Sunday, December 25, 2005

Impossible Egalitarianism

Tibor R. Machan

Egalitarianism is undesirable, which is often left unmentioned when the idea is discussed. Many have thought it would be so swell if it only could exist but it wouldn’t. Everyone being the same, having the same, etc., etc., is a pitifully dismal vision of human—and the rest of—life.

But leave that be for now. It is, also, quite impossible. And egalitarians around us themselves are proving the point all over the place. Take The New York Times or The New York Review of Books, or its sister in the UK, The London Review of Books. Or take all the professors teaching a prominent colleges and universities, or teachers elementary and high schools who favor the stance. None, not a one, can actually act on it. That’s because people must make decisions, must discriminate as they select what to do in their lives, and the decisions will always be based on some idea of what is better, what worse. And that includes people and their doings.

Try as hard as you may, if you write something the editors of The Times or The NY Review do not like, you won’t get published there. Not that it means they are right to reject your contribution—I am talking only of what they happen to judge as worthy of being published, be they right or wrong in this judgment. And when hiring is going on at departments of political science or philosophy or at primary and secondary schools, even where the faculty is dominated by egalitarian ideologues, do not get the idea that you will not be evaluated by very harsh standards and rejected if you don’t meet them.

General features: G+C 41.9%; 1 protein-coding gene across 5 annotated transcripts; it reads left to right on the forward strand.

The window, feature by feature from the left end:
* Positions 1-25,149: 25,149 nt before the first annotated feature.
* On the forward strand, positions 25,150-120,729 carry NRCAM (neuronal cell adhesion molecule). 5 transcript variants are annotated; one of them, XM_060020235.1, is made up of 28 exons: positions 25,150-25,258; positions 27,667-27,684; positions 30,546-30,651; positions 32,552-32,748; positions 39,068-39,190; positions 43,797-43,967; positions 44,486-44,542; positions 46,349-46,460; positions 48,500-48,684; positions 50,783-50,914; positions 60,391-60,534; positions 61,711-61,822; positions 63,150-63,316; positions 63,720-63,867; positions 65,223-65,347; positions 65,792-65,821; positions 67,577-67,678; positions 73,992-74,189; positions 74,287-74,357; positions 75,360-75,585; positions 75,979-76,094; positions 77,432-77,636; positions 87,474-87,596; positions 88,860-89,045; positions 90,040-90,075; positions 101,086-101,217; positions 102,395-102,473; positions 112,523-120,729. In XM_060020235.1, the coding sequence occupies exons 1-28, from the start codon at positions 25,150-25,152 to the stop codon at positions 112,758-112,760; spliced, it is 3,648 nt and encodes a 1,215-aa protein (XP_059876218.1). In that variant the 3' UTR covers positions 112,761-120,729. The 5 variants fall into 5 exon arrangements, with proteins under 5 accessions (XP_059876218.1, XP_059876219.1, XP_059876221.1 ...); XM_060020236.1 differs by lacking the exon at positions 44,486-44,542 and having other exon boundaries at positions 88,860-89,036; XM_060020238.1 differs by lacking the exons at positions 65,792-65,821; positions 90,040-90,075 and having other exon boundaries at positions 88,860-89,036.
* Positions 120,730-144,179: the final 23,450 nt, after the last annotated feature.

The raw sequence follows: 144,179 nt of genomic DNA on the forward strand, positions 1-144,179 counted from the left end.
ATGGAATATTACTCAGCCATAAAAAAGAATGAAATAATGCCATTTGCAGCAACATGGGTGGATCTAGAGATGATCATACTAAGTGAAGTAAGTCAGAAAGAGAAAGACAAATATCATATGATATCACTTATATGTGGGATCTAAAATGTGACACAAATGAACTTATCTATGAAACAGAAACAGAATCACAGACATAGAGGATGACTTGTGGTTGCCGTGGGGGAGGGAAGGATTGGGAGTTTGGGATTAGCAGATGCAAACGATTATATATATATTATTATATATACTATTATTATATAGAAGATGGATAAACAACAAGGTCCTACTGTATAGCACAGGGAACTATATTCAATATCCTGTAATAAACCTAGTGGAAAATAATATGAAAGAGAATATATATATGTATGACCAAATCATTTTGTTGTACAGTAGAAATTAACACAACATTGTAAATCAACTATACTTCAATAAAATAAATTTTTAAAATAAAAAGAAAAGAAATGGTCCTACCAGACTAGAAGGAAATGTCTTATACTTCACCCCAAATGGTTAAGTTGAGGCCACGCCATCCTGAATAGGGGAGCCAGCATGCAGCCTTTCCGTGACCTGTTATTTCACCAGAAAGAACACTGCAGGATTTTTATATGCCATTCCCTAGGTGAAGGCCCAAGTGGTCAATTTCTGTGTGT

The fact is that evaluations are a necessary fact of human existence. The only matter that’s open is whether they will be done justly, objectively—or corruptly, with rank bias. And of course, it is highly desirable as well as quite possible to be sufficiently objective, say as one judges an Olympic gymnastic or diving or skating competition. And one can also botch the job good and hard. So, too, in life, one can make good or bad evaluations, based them on relevant or irrelevant factors, do them carefully or hastily and so forth. But one just cannot avoid them, including when it comes to judging other people.

So the lesson is not to attempt the impossible—not to mention pathetic—ideal of egalitarianism but to make constant, unrelenting, vigilant improvements on one’s evaluations. The problem in many areas of human society isn’t lack of equality but in how achievement is assessed, recorded, awarded. It is the responsibility of human beings to do this well whenever they need to and can but by getting distracted with the chimera of egalitarianism, sadly this reasonable and achievable objective is neglected. All the affirmative action measures, for instance, contribute to this sad situation—instead of upgrading the system of meritocracy, whereby those who are best qualified gain entrance to jobs or schools, there is all this official focus on trying to be fair to all, never mind how qualified they are.

Maybe this is yet another instance of the perfect being the mortal enemy of the good. Egalitarianism is a kind of perfection fanaticized by all too many visionaries among us. Imagine the world as if we could all be equally beautiful, equally smart, equally wealthy or healthy and champion getting this dream realized. In the meanwhile the prospect of realizing what can be, namely, an objective and just evaluation on all fronts, is neglected or avoided.

If you check out the current political scene, this is one of the corrupting aspects of it on numerous fronts. In economic policies, for example, instead of focusing on the possible and highly desirable objective of creating the conditions for greater prosperity, too many politicians, academics, bureaucrats focus on equal distribution of benefits and burdens. This infantile concern with what’s fair—often derived from modeling societies on how it should go at the family dinner table—is a major obstacle to what really would be of benefit to nearly everyone, a system in which wealth creation is made fully possible.

Alas, despite the near obviousness of all this, the resistance to it is nearly fanatical. Too bad.

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